N.H. Bhatt, J.
1. This is a petition by a company styled as M/s. Saurashtra Cement and Chemical Industries Ltd; against the Union of India in the Ministry of Railways, the Joint Director, Traffic (Transportation) Railway Board, the General Manager and the Chief Commercial Superintendent (Claims) of the Western Railways as the four respondents. The petition is under Article 226 of the Constitution of India and seeks a direction restraining the respondents from diverting the coal, which the petitioner-company, from time to time, has taken from the collieries and which is sent to the petitioner through the respondent-railway, being public carriers. A further direction is sought to the effect that the respondents be directed to redivert and deliver to the petitioner-company the coal, which was already diverted by the respondents in favour of other parties as set out in annexure E.
2. A few facts require to be stated. The petitioner-company is engaged in the manufacture of cement and for that purpose, has its factory at Ranavav in the State of Gujarat. To carry out its objectives, the petitioner-company is required to consume coal, which is purchased from collieries, with which the petitioner-company has been placing orders from time to time. After the placement of orders and soon after the amounts under the revolving letter of credit is given to the collieries or when the order for coal is placed, such collieries are loading the coal in the railway wagons ultimately to be transmitted to the petitioners' factory at Ranavav. As soon as the colliery is loading the coal into the Railway wagons, the ownership of the coal stands transferred to the petitioner-company and the railways being a public carrier only carry the coal of the petitioner-company from colliery from which it is loaded, by charging the petitioner certain freight for transportation. At the time of loading, the Railway prepares Railway Receipts in the name of the petitioner-company in respect of various wagons in which the coal is collected for being ultimately delivered to the petitioner-company. Soon on getting information of such railway receipts, the petitioner-company pays the freight mentioned in such railway receipts, for getting the goods released. The gravemen of the petitioners' contention is that the respondents or any of them have no legal right either under the Indian Railways Act or under any Rules whatsoever to divert the railway wagons of coal of the petitioner to other parties and deliver the petitioner's coal to others, because the price of the coal which is supplied by the collieries is paid by the petitioner-company and the respondents or their agents have no authority at law to ex-pate decide diversion of these wagons containing coal belonging to the petitioner-company. With the petition is annexed the list Annexure E giving a summary of coal wagons capriciously diverted and delivered to other parties for the period between March 1979 and August 1979. The petitioner-company complained that during the aforesaid period, the respondents had diverted about 326 wagons containing coal pertaining to the petitioner, which went to measure about 17, 951. 2 metric tonnes, valued at about Rs. 15, 36, 132.54. Apart from the monetary loss, some times the freight of such coal which is diverted by the railway authorities to other parties is also required to be paid by the petitioner-company, because some times the wagons which have come to the petitioner-company are under the composite railway receipt and, therefore, the Railway receipt, which has been released by paying the freight by the petitioner-company include such wagons which have been diverted by the railway authorities to other parties. The petitioner-company had entered into lengthy correspondence with the railway authorities and particularly with the respondent No. 4 with respect to the ex-parte injurious diversions, but the reply Annexure F sent by the respondent No. 4 mentioned only clumsy grounds to justify diversion of coals in favour of other parties. Justification is sought for such acts in seeing that no factory is closed because of the shortage of coal. The petitioner, complained that without the consent of the petitioner, the owner of the coal in all such wagons, the railway authorities have no right to transfer those coals for whatever reasons in favour of other parties and that such diversion at times resulted into huge loss of production to the petitioner-company itself on account of stoppage of two kilns only on the count of shortage of coal. The petitioner, therefore, on these grounds sought for the abovementioned substantial reliefs.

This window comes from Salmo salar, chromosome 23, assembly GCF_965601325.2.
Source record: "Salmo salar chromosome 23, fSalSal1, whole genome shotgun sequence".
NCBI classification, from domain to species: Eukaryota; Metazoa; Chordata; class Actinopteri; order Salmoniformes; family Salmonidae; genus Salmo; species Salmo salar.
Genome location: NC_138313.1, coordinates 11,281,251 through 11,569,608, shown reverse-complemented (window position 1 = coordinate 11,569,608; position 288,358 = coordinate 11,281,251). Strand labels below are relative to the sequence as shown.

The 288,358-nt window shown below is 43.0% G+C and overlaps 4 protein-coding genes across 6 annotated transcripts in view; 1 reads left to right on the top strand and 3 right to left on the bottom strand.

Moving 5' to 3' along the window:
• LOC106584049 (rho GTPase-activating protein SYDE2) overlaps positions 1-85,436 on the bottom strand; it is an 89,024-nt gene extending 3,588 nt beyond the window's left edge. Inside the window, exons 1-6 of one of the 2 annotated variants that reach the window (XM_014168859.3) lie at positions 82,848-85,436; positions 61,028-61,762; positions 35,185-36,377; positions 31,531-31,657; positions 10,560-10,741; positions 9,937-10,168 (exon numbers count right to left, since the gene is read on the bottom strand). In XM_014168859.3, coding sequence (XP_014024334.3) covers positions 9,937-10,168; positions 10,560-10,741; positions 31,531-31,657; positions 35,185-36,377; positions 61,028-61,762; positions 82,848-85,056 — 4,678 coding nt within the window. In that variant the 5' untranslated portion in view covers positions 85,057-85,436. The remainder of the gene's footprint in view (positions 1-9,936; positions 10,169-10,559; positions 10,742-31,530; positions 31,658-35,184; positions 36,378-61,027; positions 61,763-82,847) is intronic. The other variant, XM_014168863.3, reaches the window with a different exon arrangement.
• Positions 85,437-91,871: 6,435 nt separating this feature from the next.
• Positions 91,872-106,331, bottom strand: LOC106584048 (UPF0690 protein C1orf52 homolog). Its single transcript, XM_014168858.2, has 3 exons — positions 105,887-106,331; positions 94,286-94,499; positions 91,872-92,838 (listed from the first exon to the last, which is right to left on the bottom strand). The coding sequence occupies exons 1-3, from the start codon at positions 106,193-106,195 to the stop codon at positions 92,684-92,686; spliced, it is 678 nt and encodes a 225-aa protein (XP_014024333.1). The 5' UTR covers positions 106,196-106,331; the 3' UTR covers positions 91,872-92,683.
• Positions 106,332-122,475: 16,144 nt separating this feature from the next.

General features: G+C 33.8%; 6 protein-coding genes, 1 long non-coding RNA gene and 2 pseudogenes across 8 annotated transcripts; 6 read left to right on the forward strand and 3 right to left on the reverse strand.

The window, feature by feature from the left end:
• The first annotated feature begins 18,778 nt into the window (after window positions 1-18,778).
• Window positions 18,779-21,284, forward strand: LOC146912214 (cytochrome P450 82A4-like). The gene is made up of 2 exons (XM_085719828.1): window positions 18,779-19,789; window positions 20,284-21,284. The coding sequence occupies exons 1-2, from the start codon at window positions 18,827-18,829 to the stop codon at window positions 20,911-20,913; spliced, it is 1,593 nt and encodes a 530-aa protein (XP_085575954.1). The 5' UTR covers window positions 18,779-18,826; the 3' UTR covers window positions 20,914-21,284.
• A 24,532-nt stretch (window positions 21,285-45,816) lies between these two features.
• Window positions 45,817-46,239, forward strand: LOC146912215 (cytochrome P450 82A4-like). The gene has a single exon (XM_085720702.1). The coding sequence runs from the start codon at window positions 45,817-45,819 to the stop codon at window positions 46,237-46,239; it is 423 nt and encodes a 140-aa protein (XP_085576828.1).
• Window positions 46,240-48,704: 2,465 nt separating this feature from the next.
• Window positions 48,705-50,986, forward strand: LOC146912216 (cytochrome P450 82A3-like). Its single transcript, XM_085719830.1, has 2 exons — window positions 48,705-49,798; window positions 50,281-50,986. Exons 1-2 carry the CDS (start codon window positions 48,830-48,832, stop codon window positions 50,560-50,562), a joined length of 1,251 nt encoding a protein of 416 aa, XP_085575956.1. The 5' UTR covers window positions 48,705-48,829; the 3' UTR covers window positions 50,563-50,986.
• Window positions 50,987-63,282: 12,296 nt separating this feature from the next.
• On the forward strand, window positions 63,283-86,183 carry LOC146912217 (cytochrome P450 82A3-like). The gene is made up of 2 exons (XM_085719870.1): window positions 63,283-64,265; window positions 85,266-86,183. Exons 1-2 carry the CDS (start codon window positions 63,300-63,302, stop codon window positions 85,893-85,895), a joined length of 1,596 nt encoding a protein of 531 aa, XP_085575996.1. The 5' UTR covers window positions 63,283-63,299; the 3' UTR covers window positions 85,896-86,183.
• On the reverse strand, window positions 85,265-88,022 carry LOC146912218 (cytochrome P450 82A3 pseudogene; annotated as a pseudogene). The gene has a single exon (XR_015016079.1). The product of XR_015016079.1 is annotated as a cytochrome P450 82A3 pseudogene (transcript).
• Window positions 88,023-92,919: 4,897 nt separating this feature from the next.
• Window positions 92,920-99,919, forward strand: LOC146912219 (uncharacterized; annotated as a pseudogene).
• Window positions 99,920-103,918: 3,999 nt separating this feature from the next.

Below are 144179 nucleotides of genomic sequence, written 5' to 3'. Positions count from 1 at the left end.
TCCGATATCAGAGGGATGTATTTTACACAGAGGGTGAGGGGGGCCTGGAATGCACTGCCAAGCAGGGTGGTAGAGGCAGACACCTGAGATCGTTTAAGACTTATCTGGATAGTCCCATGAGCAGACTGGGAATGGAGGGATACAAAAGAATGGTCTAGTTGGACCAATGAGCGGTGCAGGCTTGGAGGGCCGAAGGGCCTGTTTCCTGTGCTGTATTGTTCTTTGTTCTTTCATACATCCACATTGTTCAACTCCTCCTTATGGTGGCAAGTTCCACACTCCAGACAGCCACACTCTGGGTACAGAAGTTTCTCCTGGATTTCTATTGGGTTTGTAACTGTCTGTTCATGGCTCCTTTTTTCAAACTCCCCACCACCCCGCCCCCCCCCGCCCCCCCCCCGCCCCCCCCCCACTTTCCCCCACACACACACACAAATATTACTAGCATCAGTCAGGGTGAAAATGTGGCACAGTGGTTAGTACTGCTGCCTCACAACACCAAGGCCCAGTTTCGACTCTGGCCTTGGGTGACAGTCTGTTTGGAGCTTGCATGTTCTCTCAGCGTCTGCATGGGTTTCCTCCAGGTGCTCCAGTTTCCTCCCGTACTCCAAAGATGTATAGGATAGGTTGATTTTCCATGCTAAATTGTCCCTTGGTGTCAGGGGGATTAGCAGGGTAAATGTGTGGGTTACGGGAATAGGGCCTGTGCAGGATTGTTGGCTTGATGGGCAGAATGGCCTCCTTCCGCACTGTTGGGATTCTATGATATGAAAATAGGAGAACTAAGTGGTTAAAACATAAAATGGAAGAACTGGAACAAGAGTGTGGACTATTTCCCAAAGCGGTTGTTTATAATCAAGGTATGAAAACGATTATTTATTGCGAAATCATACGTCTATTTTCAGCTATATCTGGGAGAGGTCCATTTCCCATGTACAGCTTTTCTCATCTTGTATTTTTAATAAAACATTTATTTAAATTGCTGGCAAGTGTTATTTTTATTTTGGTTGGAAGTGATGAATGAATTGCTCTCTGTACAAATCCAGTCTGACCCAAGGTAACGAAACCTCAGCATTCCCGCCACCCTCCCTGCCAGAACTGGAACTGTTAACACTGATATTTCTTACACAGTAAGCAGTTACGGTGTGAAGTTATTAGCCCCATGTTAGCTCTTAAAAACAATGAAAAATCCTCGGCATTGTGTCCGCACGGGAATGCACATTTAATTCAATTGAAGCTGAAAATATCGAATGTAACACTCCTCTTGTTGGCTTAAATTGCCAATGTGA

3. All the respondents are duly served, but they have chosen not to file any return. Reading the sworn petition, it passes my comprehension as to how public authorities like union of India and the Western Railway can divert the coal, the property of the petitioner-company, to other bodies. There does not appear to be any semblance of authority with them. None has been brought to my notice by filing an affidavit. Railways as carriers of goods are only the bailers of goods and they have no right to goods themselves. Under the guise of doing some public service, they are interfering with the well-laid norms of proprietary rights, Their action cannot be defended in a court where the rule of law prevails. It is ex-facie authocratic and illegal.
In above view of the matter, I allow this petition and grant the prayers 14 (A) and (B) prayed for in the petition. If the coal in wagons mentioned in Annexure E cannot be given to the petitioner-company, its price will be paid by the respondents to the petitioner. Rule is accordingly made absolute with costs.